Oppositional Defiant Disorder (ODD) is a childhood disorder defined as a persistent and frequent pattern of irritability, anger, defiance and vindictiveness toward authority figures and parents. ODD is characterized by frequent hostility, disobedience, negative behavior with at least 4 of behaviors such as: arguing with adults, deliberately annoying other people, losing temper, blaming others for mistakes and misbehavior, being vindictive or spiteful, and being easily annoyed by others.
ODD often begins in preschool years and most always before early teen years. It can vary in severity from mild to moderate and severe. In order to diagnose ODD both behavioral and emotional symptoms must be included and must be displayed more often than is typical for the child’s peers. In children younger than 5, this type of behavior must occur on most days for a period of at least 6 months. For 5 years and older, the behavior must occur at least once a week for at least 6 months.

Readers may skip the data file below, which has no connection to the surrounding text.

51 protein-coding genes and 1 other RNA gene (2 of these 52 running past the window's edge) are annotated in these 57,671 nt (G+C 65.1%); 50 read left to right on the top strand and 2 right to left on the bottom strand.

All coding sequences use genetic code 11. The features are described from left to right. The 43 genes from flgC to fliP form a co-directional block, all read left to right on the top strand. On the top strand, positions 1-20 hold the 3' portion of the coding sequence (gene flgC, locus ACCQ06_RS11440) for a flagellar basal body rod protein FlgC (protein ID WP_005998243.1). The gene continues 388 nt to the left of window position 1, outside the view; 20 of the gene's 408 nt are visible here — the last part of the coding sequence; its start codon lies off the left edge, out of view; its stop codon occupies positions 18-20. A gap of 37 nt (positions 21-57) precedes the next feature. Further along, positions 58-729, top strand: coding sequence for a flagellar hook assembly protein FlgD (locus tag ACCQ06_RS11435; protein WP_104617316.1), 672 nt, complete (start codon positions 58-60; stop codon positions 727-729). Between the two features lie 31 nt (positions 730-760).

Symptoms include at least four from any of these categories:
- Angry and resentful mood, defiant behavior, vindictiveness, argumentative behavior
- Causes problems at school or home
- Deliberately annoys people
- Easily annoyed by others
- Often blames others for misbehavior and mistakes
- Occurs with at least one individual that is not a sibling
- Lasts at least six months
- Doesn’t occur as part of a substance use disorder, depression or mental health problem
- Behavioral therapy implemented through parent training
- Family Therapy
- Self-help such as support groups